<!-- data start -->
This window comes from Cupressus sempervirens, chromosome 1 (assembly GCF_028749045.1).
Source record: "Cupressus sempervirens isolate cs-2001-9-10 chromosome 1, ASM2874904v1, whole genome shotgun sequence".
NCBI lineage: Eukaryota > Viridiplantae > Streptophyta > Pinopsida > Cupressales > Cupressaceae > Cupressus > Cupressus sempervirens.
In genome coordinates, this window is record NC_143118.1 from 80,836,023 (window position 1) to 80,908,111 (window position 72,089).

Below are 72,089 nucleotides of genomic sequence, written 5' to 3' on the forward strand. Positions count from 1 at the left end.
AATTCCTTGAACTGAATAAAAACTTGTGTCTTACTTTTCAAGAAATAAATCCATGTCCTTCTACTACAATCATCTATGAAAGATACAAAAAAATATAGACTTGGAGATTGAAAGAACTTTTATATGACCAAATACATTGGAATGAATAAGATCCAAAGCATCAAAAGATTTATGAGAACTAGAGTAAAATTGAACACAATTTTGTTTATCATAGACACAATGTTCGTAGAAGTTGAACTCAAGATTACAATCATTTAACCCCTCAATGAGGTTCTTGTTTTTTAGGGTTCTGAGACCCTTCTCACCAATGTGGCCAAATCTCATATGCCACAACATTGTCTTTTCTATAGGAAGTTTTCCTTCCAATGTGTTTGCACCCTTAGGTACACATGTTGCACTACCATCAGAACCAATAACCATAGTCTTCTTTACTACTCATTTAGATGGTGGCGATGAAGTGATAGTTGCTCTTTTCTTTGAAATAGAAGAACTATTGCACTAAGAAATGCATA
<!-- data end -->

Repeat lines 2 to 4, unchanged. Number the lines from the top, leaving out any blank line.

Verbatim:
Source record: "Cupressus sempervirens isolate cs-2001-9-10 chromosome 1, ASM2874904v1, whole genome shotgun sequence".
NCBI lineage: Eukaryota > Viridiplantae > Streptophyta > Pinopsida > Cupressales > Cupressaceae > Cupressus > Cupressus sempervirens.
In genome coordinates, this window is record NC_143118.1 from 80,836,023 (window position 1) to 80,908,111 (window position 72,089).